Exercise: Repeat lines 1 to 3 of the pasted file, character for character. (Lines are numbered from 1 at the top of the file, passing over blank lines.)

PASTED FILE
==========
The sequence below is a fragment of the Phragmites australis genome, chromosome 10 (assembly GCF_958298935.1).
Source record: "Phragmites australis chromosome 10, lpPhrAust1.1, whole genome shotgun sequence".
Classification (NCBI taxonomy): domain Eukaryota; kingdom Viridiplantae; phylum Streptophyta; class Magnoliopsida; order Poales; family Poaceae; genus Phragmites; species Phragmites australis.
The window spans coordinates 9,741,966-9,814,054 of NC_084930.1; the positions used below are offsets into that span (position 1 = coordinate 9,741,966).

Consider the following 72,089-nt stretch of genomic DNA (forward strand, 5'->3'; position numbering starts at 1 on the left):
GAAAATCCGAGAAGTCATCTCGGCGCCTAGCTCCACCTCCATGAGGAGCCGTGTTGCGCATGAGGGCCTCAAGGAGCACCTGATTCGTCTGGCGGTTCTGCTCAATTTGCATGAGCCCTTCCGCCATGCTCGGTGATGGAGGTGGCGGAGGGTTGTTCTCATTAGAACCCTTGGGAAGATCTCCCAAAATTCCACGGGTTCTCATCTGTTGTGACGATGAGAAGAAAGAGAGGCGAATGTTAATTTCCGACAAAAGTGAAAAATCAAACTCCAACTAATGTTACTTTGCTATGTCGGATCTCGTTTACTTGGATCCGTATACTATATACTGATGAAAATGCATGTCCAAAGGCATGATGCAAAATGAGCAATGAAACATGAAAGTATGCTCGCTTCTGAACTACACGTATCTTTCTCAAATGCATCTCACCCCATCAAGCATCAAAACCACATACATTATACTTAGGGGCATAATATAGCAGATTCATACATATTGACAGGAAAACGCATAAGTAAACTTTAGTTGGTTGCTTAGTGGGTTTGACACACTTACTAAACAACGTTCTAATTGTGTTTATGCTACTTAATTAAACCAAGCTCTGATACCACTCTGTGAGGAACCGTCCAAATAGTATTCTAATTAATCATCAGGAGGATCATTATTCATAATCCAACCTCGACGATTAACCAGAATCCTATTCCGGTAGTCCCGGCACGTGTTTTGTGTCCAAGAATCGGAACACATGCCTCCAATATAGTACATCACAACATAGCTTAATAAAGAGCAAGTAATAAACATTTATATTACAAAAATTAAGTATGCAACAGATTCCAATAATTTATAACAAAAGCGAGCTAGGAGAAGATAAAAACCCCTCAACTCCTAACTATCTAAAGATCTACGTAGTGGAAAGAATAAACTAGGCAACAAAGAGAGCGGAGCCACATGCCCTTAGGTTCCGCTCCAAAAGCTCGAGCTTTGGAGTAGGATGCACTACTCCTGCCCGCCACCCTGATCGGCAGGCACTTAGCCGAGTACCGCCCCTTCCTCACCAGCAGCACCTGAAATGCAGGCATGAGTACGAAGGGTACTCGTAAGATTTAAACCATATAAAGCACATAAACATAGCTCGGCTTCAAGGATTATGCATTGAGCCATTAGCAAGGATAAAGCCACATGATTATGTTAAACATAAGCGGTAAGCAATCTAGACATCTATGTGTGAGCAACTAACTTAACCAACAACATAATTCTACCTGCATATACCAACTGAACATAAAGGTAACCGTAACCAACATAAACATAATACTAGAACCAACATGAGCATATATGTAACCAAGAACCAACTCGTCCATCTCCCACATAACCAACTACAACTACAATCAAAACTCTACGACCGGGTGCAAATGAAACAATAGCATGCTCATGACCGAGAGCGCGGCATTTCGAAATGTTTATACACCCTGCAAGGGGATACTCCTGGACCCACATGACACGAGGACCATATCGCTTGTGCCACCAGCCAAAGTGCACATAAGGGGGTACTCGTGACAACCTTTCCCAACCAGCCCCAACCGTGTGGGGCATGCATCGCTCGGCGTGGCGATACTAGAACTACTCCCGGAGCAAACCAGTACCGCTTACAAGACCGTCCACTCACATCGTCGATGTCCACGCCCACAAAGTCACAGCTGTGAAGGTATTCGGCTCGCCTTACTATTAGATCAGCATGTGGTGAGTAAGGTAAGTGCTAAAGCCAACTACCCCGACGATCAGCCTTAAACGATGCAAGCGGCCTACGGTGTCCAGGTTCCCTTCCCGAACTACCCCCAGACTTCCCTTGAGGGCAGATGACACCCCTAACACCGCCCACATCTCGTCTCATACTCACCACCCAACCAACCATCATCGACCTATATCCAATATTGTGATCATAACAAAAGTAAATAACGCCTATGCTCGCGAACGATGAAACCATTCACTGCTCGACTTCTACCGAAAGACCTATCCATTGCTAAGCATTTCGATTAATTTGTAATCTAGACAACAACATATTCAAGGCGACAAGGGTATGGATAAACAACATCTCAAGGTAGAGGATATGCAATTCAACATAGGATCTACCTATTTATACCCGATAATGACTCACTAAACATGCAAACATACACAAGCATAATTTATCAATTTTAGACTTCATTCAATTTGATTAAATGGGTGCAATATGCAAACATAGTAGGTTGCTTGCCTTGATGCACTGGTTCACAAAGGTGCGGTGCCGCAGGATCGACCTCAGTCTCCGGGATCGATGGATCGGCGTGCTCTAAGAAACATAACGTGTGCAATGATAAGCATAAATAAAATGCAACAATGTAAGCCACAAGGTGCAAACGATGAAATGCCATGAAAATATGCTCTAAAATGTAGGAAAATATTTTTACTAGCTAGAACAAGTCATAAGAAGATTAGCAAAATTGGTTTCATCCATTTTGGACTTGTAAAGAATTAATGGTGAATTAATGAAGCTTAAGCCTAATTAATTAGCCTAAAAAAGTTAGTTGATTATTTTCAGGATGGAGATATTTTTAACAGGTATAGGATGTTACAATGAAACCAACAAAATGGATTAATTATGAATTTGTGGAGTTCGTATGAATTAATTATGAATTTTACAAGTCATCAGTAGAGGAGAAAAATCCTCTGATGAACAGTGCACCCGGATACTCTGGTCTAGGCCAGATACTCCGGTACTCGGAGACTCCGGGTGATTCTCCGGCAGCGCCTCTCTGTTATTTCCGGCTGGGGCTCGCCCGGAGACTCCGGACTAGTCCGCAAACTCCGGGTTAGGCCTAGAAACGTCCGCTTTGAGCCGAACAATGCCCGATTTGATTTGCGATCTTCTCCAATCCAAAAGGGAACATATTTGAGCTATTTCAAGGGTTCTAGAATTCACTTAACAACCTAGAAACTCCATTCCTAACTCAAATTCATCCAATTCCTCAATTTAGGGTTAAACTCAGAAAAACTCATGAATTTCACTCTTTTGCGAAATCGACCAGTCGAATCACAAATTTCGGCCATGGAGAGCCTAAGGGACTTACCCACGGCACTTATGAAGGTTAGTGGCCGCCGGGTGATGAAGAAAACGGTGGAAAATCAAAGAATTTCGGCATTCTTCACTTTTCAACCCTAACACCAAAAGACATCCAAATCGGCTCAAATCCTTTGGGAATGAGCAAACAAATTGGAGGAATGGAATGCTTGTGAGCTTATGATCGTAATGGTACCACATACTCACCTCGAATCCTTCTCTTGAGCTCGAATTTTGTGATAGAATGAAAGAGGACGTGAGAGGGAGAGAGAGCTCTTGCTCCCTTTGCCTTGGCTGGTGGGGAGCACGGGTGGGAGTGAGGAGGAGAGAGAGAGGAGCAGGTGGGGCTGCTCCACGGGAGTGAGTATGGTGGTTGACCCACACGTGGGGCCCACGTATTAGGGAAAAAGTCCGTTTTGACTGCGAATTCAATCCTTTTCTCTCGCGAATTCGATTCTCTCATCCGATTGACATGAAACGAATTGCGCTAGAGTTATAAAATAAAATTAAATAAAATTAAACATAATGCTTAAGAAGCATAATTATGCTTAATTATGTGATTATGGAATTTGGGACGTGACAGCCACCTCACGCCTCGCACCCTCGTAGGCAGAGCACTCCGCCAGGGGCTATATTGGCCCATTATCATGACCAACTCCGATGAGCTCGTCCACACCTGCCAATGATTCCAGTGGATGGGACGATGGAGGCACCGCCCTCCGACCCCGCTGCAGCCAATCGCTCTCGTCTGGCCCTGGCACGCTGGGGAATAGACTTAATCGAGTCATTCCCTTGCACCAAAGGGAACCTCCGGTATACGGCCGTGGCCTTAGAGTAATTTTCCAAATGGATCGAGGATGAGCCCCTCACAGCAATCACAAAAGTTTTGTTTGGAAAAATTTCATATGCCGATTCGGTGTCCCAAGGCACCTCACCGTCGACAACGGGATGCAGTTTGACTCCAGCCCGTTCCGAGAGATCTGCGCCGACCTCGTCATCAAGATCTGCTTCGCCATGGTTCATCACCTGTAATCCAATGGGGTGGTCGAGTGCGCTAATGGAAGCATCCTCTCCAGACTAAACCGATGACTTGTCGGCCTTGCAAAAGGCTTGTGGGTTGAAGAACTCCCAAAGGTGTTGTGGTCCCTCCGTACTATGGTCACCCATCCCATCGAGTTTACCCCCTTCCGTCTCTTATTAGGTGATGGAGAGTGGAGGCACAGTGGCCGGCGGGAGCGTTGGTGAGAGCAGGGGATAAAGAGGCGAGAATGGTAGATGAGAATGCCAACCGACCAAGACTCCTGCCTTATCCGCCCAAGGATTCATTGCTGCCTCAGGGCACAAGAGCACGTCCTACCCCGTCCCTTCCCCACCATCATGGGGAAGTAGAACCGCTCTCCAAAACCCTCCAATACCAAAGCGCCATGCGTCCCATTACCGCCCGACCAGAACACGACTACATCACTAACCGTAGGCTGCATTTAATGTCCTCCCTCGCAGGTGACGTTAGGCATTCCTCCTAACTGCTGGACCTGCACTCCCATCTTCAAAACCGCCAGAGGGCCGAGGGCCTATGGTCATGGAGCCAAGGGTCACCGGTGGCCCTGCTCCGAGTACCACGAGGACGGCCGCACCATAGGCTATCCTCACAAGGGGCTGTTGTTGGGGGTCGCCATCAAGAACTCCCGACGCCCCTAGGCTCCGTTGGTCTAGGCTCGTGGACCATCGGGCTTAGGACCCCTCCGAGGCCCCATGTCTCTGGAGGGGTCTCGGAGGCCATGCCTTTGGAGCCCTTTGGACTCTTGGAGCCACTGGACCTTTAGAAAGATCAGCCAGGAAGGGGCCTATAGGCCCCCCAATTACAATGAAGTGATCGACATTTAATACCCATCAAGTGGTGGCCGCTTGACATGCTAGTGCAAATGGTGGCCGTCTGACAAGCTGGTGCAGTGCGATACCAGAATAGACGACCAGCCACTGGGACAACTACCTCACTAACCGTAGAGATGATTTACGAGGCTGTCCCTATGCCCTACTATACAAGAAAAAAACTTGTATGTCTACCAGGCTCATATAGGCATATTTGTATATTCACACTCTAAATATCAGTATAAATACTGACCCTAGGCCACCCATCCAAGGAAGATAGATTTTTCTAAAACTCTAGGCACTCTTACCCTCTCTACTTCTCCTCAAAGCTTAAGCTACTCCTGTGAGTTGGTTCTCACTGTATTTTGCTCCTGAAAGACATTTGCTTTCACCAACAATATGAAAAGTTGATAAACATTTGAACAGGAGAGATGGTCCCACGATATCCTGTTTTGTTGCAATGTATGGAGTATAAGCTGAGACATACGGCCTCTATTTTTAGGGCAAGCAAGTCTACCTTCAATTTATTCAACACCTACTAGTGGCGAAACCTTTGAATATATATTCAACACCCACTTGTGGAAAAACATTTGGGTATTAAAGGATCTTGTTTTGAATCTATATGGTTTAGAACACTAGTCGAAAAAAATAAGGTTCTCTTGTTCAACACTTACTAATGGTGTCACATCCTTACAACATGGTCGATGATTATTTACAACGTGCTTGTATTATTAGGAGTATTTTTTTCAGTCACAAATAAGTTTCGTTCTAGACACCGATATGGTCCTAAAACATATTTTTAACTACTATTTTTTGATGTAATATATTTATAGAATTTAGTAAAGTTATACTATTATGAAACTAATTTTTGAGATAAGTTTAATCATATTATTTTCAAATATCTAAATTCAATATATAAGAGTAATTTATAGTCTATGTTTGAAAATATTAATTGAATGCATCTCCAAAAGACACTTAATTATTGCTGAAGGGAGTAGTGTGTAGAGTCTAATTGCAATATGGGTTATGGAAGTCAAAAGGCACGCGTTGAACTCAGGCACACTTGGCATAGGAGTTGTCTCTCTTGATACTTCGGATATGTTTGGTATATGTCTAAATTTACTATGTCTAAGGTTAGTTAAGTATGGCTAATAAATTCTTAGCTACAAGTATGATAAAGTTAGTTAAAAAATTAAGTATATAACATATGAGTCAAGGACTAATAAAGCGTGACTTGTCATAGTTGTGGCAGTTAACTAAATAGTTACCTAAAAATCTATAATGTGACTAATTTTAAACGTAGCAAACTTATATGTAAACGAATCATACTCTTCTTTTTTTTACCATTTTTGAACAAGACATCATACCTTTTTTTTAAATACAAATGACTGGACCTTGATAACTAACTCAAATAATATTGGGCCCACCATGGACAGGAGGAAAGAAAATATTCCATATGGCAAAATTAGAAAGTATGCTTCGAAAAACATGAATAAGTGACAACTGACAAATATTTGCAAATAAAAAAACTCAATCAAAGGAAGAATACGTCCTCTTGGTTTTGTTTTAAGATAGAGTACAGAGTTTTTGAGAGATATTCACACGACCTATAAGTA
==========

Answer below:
The sequence below is a fragment of the Phragmites australis genome, chromosome 10 (assembly GCF_958298935.1).
Source record: "Phragmites australis chromosome 10, lpPhrAust1.1, whole genome shotgun sequence".
Classification (NCBI taxonomy): domain Eukaryota; kingdom Viridiplantae; phylum Streptophyta; class Magnoliopsida; order Poales; family Poaceae; genus Phragmites; species Phragmites australis.